I got a awarded a contract for a report of the performance of some new software. The software is a result of two merged open-source codebases (I merged them) and some logic on top of it (including a new user interface/UI). One of the codebases is under an MIT license and the other under an Apache 2.0 license.

I am not providing the organization with any code, just performance results and screenshots of the UI (the UI shows numerical results that depend on the calculations/algorithms of the two codebases).

Do I have to include any software licensing info in the final report?

  • Just to be sure: you do you not share the compiled programmes either? – planetmaker Aug 26 '20 at 8:25
  • Yes, that is correct. Just a report with performance metrics and screenshots that show the UI (that I built), showing numbers that are generated by the two open source codebases. – ScruffyFluffy Aug 26 '20 at 8:33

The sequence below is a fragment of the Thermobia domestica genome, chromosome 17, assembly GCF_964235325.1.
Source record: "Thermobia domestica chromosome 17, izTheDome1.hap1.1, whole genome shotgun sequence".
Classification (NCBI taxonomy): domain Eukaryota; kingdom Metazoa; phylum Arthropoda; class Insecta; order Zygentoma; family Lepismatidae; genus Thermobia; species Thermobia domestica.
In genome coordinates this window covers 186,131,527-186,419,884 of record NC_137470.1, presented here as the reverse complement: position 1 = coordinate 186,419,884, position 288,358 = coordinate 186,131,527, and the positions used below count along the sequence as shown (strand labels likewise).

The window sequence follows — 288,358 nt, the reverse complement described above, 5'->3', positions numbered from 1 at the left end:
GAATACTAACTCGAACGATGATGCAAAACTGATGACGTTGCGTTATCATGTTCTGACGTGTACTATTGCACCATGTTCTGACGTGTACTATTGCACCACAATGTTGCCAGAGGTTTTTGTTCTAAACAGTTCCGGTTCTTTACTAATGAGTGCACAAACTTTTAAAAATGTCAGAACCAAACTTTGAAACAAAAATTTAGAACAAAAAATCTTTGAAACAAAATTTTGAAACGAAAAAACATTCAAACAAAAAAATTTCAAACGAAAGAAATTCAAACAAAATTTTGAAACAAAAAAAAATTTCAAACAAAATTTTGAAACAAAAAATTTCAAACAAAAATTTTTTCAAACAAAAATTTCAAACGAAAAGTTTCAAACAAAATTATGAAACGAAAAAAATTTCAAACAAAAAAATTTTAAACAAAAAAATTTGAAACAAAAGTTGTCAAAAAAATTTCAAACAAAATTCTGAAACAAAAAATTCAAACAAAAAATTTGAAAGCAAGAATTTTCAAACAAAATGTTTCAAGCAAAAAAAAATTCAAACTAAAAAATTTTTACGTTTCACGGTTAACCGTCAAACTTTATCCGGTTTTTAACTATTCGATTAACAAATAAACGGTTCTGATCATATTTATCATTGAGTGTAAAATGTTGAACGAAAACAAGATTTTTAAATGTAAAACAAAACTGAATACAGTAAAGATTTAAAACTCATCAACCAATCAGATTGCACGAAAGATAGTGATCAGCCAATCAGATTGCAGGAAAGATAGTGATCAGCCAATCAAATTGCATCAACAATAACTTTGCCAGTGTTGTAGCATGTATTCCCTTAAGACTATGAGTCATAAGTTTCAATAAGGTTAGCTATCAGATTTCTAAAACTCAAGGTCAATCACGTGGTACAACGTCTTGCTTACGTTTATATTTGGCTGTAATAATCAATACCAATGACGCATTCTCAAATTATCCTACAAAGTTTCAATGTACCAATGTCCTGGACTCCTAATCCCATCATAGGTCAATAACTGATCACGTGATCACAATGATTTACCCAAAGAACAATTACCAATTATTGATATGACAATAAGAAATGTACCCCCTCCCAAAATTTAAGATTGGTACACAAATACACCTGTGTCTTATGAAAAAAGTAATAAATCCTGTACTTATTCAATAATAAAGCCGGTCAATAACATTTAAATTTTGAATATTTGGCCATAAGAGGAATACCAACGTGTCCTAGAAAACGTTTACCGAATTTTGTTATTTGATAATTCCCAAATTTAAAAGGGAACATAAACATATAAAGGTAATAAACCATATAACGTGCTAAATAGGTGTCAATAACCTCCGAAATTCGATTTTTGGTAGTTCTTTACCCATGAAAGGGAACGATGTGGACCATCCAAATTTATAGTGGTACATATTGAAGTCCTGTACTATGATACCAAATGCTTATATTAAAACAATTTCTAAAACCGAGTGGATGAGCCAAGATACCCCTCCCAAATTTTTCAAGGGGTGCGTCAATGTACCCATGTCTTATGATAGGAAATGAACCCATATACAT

You can do with the output of open-source software what you want and are not bound by the software license.

If you distribute screenshots, some might argue that they might fall under some licenses if there is some special license for particular graphical elements shown and require giving credits - but most often their use in screenshots should fall under fair use or the right to cite for documentation purposes.

If you do not distribute any software, neither in binary form nor in source code form, you are not bound by the licenses which deal with distribution of the software. Unless you use a proprietary-licensed programme which restricts the usage for certain cases (e.g. no commercial use), open source software - by-definition - does not imply any usage restrictions. (Mind, that source available does not necessary imply open-source - you need to check the license).

See also the answer here: Is the output of an open source program licensed the same?


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